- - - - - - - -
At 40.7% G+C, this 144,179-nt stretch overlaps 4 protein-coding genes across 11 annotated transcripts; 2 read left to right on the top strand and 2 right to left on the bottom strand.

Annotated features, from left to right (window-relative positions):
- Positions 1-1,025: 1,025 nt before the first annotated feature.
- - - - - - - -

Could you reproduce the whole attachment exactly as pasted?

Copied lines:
At 40.7% G+C, this 144,179-nt stretch overlaps 4 protein-coding genes across 11 annotated transcripts; 2 read left to right on the top strand and 2 right to left on the bottom strand.

Annotated features, from left to right (window-relative positions):
- Positions 1-1,025: 1,025 nt before the first annotated feature.